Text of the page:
Ah, if he had the power of Louis, what a king were here!

The minutes followed each other into the past, and still he persevered in this debilitating cycle of emotions, still fed the fire of his excitement with driblets of Rhine wine: a boy at odds with life, a boy with a spark of the heroic, which he was now burning out and drowning down in futile reverie and solitary excess.

From two rooms beyond, the sudden sound of a raised voice attracted him.

'By . . .



The period of this tale is in the heat of the KILLING-TIME; the scene laid for the most part in solitary hills and morasses, haunted only by the so-called Mountain Wanderers, the dragoons that came in chase of them, the women that wept on their dead bodies, and the wild birds of the moorland that have cried there since the beginning. It is a land of many rain-clouds; a land of much mute history, written there in prehistoric symbols. Strange green raths are to be seen commonly in the country, above all by the kirkyards; barrows of the dead, standing stones; beside these, the faint, durable footprints and handmarks of the Roman; and an antiquity older perhaps than any, and still living and active--a complete Celtic nomenclature and a scarce-mingled Celtic population. These rugged and grey hills were once included in the boundaries of the Caledonian Forest. Merlin sat here below his apple-tree and lamented Gwendolen; here spoke with Kentigern; here fell into his enchanted trance. And the legend of his slumber seems to body forth the story of that Celtic race, deprived for so many centuries of their authentic speech, surviving with their ancestral inheritance of melancholy perversity and patient, unfortunate courage.

The Traquairs of Montroymont (Mons Romanus, as the erudite expound it) had long held their seat about the head-waters of the Dule and in the back parts of the moorland parish of Balweary. For two hundred years they had enjoyed in these upland quarters a certain decency (almost to be named distinction) of repute; and the annals of their house, or what is remembered of them, were obscure and bloody. Ninian Traquair was 'cruallie slochtered' by the Crozers at the kirk-door of Balweary, anno 1482. Francis killed Simon Ruthven of Drumshoreland, anno 1540; bought letters of slayers at the widow and heir, and, by a barbarous form of compounding, married (without tocher) Simon's daughter Grizzel, which is the way the Traquairs and Ruthvens came first to an intermarriage. About the last Traquair and Ruthven marriage, it is the business of this book, among many other things, to tell.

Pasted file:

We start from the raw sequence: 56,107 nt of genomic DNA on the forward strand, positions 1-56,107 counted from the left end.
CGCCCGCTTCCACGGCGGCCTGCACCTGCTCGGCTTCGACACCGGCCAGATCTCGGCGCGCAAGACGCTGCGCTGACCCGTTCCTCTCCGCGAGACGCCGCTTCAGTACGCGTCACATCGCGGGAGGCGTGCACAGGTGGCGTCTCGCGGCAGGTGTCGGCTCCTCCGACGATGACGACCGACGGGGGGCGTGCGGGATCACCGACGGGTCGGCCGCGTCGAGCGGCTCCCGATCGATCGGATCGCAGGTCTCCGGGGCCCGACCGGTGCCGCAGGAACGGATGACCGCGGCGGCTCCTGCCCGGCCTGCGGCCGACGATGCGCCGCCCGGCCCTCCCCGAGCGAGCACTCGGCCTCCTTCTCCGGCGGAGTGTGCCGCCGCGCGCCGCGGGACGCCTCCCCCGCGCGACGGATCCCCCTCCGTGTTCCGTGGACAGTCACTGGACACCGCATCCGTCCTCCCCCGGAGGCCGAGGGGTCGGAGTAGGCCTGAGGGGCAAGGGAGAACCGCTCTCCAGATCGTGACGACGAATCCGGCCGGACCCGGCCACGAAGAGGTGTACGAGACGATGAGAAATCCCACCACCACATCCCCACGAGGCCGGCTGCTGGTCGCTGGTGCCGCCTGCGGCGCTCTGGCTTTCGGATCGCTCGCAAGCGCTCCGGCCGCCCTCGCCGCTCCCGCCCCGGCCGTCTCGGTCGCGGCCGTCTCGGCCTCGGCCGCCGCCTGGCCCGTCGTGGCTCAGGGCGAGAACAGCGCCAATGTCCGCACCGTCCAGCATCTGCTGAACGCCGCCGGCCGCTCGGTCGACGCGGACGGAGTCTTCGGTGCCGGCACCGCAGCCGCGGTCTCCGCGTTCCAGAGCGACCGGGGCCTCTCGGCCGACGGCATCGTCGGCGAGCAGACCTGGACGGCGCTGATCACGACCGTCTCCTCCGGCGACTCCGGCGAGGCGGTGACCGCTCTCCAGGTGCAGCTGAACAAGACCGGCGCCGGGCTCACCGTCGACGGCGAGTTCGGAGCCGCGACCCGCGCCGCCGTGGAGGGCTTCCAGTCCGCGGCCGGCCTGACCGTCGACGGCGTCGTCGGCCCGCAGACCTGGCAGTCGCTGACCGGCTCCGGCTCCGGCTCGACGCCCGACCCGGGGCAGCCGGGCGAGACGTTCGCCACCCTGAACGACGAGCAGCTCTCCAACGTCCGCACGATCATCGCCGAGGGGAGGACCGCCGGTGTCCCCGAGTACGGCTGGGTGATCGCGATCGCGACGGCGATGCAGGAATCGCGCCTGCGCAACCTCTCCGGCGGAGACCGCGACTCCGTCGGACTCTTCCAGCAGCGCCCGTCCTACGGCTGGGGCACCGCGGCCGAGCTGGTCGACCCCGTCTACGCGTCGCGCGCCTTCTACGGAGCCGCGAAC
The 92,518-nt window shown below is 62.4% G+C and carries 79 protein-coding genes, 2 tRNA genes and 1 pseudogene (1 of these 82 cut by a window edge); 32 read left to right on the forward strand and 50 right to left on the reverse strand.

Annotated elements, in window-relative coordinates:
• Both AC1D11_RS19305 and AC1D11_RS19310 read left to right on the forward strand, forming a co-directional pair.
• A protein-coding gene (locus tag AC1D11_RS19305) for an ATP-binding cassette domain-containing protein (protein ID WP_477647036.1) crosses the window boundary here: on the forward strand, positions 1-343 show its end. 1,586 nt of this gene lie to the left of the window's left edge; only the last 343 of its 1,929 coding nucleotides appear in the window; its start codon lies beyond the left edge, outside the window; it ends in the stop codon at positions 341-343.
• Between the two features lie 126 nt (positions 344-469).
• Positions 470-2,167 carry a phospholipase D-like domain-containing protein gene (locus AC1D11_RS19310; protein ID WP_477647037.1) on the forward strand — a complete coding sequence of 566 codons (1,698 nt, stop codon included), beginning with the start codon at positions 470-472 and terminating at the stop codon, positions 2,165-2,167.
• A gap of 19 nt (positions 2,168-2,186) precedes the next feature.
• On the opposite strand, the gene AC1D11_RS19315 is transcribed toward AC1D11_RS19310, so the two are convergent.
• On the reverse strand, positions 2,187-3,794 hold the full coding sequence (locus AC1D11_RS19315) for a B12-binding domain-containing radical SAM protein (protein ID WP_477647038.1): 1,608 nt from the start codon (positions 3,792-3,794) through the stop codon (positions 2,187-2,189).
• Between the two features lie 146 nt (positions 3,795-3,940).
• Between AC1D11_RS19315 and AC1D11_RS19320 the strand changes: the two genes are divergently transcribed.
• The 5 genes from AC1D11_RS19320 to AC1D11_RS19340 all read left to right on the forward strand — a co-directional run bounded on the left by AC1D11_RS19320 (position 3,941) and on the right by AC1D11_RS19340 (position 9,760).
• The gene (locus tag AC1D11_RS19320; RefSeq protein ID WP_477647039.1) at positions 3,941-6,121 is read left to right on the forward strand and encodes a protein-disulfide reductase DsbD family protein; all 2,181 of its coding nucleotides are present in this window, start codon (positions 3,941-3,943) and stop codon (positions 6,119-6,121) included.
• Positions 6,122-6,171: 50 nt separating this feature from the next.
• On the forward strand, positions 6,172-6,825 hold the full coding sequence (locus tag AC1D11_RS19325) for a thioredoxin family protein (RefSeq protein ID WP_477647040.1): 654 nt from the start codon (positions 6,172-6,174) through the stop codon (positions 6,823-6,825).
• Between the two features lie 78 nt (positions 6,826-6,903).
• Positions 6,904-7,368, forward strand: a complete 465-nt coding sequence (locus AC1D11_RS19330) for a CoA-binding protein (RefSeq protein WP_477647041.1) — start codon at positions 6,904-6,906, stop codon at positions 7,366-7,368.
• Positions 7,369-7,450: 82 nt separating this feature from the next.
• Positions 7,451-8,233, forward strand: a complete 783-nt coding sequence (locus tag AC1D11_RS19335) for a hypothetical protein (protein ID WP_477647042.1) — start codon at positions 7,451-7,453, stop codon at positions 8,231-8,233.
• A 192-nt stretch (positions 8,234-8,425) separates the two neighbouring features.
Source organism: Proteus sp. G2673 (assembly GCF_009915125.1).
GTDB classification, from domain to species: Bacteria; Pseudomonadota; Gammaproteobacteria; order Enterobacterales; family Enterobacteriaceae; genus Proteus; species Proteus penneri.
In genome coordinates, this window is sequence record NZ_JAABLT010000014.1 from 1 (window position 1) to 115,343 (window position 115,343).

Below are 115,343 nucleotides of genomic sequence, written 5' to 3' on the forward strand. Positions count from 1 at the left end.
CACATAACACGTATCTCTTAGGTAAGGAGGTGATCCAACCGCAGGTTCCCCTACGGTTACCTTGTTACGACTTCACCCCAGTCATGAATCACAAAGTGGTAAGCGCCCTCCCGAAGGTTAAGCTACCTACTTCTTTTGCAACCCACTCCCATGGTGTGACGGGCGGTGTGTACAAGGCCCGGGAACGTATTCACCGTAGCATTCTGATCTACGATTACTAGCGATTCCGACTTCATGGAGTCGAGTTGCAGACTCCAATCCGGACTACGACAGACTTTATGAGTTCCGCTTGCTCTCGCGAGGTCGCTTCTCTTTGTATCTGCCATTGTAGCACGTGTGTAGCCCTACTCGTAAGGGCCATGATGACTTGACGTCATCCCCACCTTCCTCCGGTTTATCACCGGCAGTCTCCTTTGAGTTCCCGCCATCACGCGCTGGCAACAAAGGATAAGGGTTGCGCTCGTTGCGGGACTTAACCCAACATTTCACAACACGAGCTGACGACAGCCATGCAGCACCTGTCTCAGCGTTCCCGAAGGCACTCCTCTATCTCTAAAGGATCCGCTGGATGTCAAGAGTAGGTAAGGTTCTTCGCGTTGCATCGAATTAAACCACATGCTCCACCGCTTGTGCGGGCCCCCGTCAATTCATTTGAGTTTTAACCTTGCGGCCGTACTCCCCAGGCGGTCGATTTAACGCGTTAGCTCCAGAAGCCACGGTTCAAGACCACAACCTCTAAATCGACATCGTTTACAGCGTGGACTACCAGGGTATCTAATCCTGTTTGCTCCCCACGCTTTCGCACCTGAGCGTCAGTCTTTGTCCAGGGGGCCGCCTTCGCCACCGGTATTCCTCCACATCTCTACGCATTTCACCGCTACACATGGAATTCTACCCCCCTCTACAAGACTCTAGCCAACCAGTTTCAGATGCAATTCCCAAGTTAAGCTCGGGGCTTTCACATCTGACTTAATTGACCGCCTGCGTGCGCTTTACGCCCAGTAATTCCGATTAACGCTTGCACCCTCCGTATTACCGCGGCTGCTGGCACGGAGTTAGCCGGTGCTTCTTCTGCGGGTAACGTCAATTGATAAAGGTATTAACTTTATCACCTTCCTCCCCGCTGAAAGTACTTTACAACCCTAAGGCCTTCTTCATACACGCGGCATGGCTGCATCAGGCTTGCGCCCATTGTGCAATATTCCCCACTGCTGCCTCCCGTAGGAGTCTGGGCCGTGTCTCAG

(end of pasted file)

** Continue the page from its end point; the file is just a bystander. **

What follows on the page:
The Traquairs were always strong for the Covenant; for the King also, but the Covenant first; and it began to be ill days for Montroymont when the Bishops came in and the dragoons at the heels of them. Ninian (then laird) was an anxious husband of himself and the property, as the times required, and it may be said of him, that he lost both. He was heavily suspected of the Pentland Hills rebellion. When it came the length of Bothwell Brig, he stood his trial before the Secret Council, and was convicted of talking with some insurgents by the wayside, the subject of the conversation not very clearly appearing, and of the reset and maintenance of one Gale, a gardener man, who was seen before Bothwell with a musket, and afterwards, for a continuance of months, delved the garden at Montroymont. Matters went very ill with Ninian at the Council; some of the lords were clear for treason; and even the boot was talked of. But he was spared that torture; and at last, having pretty good friendship among great men, he came off with a fine of seven thousand marks, that caused the estate to groan. In this case, as in so many others, it was the wife that made the trouble. She was a great keeper of conventicles; would ride ten miles to one, and when she was fined, rejoiced greatly to suffer for the Kirk; but it was rather her husband that suffered. She had their only son, Francis, baptized privately by the hands of Mr.

Lay Morals and Other Papers Page 101

Robert Louis Stevenson

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